“If your day doesn’t start until you get peed on, this is the place for you!”
— An intro message at the r/VetTech subreddit
Did you feel disgust, apathy, or alienation at your vet job at least once? These are the most common signs of professional burnout. Unfortunately, the problem is becoming more and more systemic for the global vet industry. In a nutshell:
- The burnout rate in the vet industry is steadily growing
- The most sensitive are younger staff members and women
- It is difficult for burned-out personnel to consistently deliver high-quality service
- As a result, professionals terminate their careers, vet businesses lose profitability, or even close, increasing the workload of the rest of the team, which accelerates burnout
There is much more. Galaxy Vets and VIS’ team have been delving deep into the veterinary burnout issue for the last couple of years. As a result, we’ve just released a 2021 edition of the Burnout and Work-Life Balance Study.
In the research, Dr. Ivan Zak and his team observed the problem across the board. Burnout investigation plays a major role in Dr. Zak’s scientific, business, and personal interests. Driven by the purpose to reduce burnout in the industry, Galaxy Vets is dedicated to creating its own thriving people-first culture and contributing to the development of the entire industry.
The article you’re reading isn’t just about the research. We’ll define the terms, deconstruct the issue into components and analyze them. We’ll also detail the first signs of imminent burnout and specify its stages. Finally, you’ll find many tips on how veterinary professionals can prevent burnout and lower job stress.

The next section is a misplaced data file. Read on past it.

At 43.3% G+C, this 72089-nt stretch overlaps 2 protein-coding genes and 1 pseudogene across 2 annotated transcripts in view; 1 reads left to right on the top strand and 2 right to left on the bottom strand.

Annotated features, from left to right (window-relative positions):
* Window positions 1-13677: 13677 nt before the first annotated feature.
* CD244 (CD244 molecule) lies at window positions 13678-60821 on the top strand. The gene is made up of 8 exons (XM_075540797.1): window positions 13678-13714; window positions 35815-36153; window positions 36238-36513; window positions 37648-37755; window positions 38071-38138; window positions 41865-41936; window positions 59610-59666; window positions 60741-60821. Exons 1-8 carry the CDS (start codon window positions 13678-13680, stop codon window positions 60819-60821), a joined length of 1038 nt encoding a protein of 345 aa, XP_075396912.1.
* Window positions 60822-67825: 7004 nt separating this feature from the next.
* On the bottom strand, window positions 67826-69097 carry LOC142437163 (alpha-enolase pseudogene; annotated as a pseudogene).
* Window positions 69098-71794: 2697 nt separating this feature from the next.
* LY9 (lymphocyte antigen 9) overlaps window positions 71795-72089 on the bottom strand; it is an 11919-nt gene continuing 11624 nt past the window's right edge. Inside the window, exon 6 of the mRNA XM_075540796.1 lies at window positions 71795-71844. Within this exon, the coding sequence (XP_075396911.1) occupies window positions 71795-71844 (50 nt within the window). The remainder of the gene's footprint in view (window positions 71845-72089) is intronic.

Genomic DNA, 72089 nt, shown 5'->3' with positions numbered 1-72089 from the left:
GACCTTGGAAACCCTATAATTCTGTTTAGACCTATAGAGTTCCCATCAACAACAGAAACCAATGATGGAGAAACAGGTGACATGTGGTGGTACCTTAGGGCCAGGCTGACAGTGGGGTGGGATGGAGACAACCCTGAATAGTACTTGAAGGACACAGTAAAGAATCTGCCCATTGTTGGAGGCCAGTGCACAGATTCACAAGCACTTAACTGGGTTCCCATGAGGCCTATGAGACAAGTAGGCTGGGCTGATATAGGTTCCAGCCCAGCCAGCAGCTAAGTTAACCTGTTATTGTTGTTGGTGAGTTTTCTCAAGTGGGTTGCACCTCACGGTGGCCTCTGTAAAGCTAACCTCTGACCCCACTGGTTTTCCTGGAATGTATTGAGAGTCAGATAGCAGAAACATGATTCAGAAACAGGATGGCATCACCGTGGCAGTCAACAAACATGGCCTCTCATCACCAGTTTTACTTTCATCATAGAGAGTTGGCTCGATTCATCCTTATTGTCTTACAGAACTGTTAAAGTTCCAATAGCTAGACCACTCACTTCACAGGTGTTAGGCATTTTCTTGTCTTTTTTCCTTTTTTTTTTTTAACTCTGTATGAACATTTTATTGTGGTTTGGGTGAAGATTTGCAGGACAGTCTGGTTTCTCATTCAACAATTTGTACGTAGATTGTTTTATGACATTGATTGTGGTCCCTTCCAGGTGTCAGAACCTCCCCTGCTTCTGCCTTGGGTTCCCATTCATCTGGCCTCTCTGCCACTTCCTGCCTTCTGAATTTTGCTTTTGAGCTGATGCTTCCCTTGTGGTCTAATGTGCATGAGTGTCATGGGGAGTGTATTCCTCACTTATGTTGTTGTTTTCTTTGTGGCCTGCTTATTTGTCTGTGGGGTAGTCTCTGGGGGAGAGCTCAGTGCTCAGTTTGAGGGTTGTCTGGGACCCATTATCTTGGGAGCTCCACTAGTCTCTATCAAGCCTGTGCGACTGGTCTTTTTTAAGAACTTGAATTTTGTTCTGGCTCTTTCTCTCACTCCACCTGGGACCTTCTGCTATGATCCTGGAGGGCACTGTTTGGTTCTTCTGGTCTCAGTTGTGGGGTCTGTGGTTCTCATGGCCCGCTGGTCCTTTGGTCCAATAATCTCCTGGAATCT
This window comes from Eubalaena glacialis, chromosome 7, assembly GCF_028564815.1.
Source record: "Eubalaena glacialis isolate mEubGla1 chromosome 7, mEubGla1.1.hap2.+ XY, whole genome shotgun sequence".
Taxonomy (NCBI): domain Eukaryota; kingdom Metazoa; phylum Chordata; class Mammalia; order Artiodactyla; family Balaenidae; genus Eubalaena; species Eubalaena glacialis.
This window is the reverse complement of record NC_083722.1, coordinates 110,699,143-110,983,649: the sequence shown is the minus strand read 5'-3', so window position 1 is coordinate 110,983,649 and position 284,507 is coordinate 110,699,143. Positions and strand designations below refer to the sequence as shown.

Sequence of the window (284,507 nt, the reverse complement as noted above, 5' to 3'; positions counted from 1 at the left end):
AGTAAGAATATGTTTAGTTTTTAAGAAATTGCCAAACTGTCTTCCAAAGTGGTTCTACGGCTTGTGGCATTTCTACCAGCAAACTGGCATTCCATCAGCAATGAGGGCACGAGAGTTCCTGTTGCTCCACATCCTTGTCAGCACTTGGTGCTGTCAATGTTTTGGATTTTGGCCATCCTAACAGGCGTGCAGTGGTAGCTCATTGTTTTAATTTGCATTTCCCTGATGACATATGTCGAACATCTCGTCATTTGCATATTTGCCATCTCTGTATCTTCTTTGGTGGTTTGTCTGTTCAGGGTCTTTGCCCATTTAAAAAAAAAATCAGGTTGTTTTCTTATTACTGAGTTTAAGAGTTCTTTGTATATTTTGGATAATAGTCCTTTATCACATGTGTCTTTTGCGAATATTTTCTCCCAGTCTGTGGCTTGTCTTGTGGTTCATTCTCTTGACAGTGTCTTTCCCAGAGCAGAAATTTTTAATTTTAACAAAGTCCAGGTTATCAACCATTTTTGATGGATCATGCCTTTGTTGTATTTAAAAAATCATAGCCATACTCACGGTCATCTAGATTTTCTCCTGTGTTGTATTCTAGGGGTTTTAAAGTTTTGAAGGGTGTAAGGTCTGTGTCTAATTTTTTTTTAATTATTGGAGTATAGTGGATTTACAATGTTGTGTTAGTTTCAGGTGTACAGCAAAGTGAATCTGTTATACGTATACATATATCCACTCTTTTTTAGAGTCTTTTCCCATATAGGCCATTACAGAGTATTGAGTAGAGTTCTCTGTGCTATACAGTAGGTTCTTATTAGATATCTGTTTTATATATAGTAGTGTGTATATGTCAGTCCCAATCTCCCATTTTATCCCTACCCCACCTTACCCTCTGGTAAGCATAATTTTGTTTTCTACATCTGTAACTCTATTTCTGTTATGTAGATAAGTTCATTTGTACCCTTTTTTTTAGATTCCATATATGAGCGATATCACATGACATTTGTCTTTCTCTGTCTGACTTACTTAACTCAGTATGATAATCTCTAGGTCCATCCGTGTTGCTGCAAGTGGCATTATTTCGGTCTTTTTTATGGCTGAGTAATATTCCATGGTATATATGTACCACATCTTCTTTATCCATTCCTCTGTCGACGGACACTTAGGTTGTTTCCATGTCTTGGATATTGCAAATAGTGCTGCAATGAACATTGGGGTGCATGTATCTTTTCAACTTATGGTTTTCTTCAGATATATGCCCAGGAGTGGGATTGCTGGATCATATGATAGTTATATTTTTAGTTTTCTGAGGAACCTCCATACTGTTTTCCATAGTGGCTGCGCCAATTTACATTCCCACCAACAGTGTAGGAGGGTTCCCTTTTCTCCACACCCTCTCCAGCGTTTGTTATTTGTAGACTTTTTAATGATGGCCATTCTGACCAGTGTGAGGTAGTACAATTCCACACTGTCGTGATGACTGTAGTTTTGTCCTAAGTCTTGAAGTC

How burnout, compassion fatigue, and vicarious trauma are correlated
- Burnout is an answer to the chronic workplace stress that has not been successfully managed. It has several notable clinical signs.
- Compassion fatigue is another form of reaction to professional stress, resulting in emotional exhaustion and other symptoms.
- Therefore, vicarious trauma is more a theoretical condition resulting from repeated exposure to traumatic events. Compassion fatigue is an example of this type of reaction.
You may take into consideration that the definitions above are somewhat simplified. You can read our deeper thought on the topic in our article published in the VIS blog.
Components of burnout
As we said before, there are several typical components of burnout. Let’s review them.
- Emotional exhaustion
Emotional exhaustion is a feeling of moral depletion. This level of exhaustion may be different. It depends on both individual sensitivities to the repeating stress and the stage of burnout. For example, you feel absolutely no will and energy to perform even routine tasks and make simple decisions.
- Job detachment and cynicism
The detachment results in an increasingly hostile attitude toward your job. At the same time, you’re distancing yourself from the job.
- A feeling of hopelessness and performance decline
Hopelessness is a feeling that your effort does not affect anything. As a result, your performance declines and in the worst cases ceases completely.
- Physiological signs of burnout
All these psychological symptoms are coupled with different physiological ones. Resulting in decreased immunity; burnout causes frequent illnesses. Other physiological symptoms are stomach pains, insomnia, and headaches.
Three subtypes of burnout